Next mission: Home court in 1st round

LOS ANGELES -- Now comes the hard part.

Last week the Los Angeles Clippers clinched their first 50-win season, the division title and swept the season series against their in-building rival, the Los Angeles Lakers.

They accomplished all of the regular-season goals they set for themselves when training camp opened six months ago.

Well, all except for one.

The Clippers want to have home-court advantage in the first round of the playoffs and had been hoping to nab a top-three seed in the West, as well.

While winning the Pacific Division technically gives the Clippers no worse than the No. 4 seed, if the No. 5 seed (the Memphis Grizzlies right now) finishes with a better record than the Clippers (and the Grizzlies would at the moment), the No. 5 seed will have home-court advantage despite owning a lower seed.

That’s why the Clippers are in a similar position as their hallway neighbors entering the final stretch of the regular season. While the Lakers are scoreboard-watching and must win out just to make the playoffs, the Clippers need to do the same if they want to have home-court advantage in the first round.

After the Clippers defeated the Minnesota Timberwolves 111-95 on Wednesday night, Matt Barnes was on his iPhone trying to update the NBA scoreboard.

“Does anyone know if Denver won?” he asked as he furiously slid his finger up and down the screen to no avail.

When he was told the Nuggets had defeated the San Antonio Spurs 96-86, he shook his head, put his phone in his locker and went to the shower.

The win gives Denver a two-game cushion for the No. 3 seed with four games remaining, while the Grizzlies already have one game lead for home court in a potential first-round matchup of Nos. 4 and 5 seeds.

Since the Clippers play the Grizzlies on Saturday, they control their own destiny when it comes to clinching home court in the first round as the No. 4 seed. If the Clippers want to get the No. 3 seed, they must win out and hope Denver loses two of its last four games, against Dallas, Portland, Milwaukee and Phoenix. That’s why it was so vital that San Antonio beat Denver, to get one of those losses out of the way.

The Clippers have been a solid road team this season, going 21-17 outside of Lob City. That’s by far the best road record in team history and the sixth-best road mark in the league. Still, Chris Paul knows how important starting the playoffs at home would be for the Clippers in the postseason.

“It’s very important,” Paul said. “During the regular season you have to build some type of identity on the road, because even with home-court advantage you need to be able to win a game on the road. We understand with the seeding right now, at some point we’re not going to have home-court advantage.

“We’d love to play here as much as possible, but I think we have a team that it really doesn’t matter.”

There are some within the Clippers organization who will say home court isn’t really a necessity given what the Clippers were able to do last season. They point to the fact that the Clippers were able to comeback from 24 down with less than eight minutes left to beat the Grizzlies in Memphis in Game 1 of the first round, then were able to close out the series in Game 7 back at the FedEx Forum.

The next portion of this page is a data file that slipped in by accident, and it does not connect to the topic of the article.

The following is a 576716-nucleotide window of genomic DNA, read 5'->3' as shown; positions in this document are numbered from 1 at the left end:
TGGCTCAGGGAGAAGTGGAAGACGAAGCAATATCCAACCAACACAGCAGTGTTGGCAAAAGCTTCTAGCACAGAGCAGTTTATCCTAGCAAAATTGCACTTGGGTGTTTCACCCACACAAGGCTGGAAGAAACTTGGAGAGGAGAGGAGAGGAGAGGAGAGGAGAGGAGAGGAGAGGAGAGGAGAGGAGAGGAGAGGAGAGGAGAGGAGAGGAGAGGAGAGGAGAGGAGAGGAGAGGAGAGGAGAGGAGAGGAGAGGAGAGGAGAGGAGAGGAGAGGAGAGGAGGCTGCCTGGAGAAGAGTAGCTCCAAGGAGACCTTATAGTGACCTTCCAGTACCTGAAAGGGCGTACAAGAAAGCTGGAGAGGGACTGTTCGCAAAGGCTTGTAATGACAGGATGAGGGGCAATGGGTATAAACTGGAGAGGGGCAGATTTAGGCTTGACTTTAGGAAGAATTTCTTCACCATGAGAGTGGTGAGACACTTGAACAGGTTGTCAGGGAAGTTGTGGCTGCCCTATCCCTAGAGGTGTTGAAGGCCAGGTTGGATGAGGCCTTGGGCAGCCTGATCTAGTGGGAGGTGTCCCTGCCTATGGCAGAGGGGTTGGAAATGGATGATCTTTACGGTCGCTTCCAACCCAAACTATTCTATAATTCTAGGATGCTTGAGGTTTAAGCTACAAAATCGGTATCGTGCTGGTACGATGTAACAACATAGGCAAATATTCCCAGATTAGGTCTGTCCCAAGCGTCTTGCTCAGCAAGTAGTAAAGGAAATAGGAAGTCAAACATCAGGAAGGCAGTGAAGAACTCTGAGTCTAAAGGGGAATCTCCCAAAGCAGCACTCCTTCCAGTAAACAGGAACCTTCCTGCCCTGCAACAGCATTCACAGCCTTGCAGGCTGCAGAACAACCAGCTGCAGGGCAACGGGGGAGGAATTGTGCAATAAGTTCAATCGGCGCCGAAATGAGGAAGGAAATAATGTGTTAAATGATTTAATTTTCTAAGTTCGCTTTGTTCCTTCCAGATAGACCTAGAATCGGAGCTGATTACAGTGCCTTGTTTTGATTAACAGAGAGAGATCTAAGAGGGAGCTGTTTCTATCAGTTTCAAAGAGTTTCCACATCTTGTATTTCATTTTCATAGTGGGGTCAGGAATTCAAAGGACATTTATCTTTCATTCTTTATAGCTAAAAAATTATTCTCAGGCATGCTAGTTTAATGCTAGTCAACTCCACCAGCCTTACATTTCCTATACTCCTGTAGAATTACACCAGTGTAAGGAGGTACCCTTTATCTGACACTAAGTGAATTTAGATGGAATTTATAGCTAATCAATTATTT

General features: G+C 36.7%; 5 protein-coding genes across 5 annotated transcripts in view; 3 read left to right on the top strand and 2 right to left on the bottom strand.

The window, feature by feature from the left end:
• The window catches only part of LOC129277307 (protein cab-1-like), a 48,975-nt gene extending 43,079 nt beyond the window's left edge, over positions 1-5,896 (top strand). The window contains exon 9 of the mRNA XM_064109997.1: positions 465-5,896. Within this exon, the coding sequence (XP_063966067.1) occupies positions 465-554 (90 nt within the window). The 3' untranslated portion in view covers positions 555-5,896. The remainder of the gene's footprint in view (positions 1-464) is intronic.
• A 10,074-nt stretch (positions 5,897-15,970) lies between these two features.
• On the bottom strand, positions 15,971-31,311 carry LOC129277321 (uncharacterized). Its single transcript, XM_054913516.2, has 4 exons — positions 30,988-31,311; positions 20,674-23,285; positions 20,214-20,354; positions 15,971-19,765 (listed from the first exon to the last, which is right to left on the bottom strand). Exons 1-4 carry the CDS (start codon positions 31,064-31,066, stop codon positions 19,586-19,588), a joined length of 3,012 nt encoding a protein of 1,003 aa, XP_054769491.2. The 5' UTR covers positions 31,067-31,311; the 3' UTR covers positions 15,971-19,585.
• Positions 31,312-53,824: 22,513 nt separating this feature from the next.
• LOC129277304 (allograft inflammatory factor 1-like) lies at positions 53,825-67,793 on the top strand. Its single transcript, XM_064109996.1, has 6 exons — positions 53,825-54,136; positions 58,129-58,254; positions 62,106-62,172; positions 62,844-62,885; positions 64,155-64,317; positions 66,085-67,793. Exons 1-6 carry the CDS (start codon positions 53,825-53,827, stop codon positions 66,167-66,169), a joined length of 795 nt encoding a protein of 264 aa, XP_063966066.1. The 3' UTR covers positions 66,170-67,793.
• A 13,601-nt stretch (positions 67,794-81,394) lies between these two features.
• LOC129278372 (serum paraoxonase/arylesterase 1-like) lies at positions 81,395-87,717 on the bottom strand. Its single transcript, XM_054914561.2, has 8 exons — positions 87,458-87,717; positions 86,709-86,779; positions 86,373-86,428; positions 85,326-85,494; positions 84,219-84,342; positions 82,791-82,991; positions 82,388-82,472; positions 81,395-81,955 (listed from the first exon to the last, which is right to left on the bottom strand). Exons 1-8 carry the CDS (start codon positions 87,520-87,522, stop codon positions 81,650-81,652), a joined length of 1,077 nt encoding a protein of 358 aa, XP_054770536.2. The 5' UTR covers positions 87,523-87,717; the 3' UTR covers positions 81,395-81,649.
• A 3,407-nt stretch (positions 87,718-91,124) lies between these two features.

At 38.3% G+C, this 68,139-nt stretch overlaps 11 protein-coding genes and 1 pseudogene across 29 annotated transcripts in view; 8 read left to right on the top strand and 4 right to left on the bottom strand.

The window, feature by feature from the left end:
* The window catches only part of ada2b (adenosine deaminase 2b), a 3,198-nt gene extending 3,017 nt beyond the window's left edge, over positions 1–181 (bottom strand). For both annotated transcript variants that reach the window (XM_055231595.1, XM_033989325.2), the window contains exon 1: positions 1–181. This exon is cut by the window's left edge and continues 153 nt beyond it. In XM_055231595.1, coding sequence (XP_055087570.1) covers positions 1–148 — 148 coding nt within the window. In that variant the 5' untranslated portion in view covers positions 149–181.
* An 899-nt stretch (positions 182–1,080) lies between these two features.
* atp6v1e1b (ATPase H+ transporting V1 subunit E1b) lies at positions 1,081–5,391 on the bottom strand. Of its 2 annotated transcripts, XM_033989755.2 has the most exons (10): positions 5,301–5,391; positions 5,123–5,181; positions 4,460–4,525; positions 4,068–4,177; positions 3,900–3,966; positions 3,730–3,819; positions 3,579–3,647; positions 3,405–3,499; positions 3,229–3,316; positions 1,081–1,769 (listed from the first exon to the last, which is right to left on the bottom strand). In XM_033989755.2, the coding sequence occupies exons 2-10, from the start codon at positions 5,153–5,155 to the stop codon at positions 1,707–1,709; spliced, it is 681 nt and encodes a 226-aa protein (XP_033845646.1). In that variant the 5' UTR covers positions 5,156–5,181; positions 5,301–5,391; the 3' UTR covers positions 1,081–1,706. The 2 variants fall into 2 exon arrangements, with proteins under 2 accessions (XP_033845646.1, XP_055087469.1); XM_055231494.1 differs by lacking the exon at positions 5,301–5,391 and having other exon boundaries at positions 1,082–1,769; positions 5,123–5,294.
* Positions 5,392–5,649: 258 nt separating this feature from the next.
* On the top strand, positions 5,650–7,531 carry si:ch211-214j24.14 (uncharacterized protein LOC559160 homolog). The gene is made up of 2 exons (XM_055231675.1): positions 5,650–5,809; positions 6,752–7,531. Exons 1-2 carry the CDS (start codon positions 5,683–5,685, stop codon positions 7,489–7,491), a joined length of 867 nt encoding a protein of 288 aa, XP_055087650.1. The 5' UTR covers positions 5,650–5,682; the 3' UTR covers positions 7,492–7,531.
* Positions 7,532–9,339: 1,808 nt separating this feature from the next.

That was a different team. There are nine new Clippers players on this squad.

“Every year is different,” Paul said. “You just don’t think about it. Whether you have home court or not, you still have to play the games. And I think for us right now, it’s about making sure we play the right way.

“As long as we play the right way, we control our destiny.”

The Clippers have finally started playing the right way, winning three straight for the first time since the end of February. It also snaps the Clippers out of a funk they had been in, losing eight of 14 games and going 17-17 after the first half of the season.

“Our past three games, our defense has been really good and our energy has been up,” Paul said. “We just have to keep it up. For a while there we were always a step late, and we’re talking a lot more and the energy has picked up.”

“We’re still not perfect, but we’re headed in the right direction,” he said. “We just said enough is enough. We were tired of losing. We kept talking that we didn’t want to back into the playoffs.”

Outside of wanting to win their final four games to get home court in the first round, the Clippers also would like to head into the playoffs on a seven-game winning streak and recapture the same feeling they had when they won 17 straight in December. The Clippers’ longest streak since then has been four games.

“You don’t want to be on a three-game losing streak going into the playoffs,” Paul said. “I’ve been in that situation where we lost three of our last four games and we got beat 4-1 by Denver in 2008-09. You just want to make sure you’re going in with a positive feeling.”

As important as home court in the first round would be, the Clippers also understand if they get past the first round and go as far as they would like, they will have to win games on the road.

“Right now, unfortunately, the only time we’d have home court probably is in the first round,” Blake Griffin said. “That’s still huge for us, and that alone should really help us focus and really lock down with that kind of urgency.”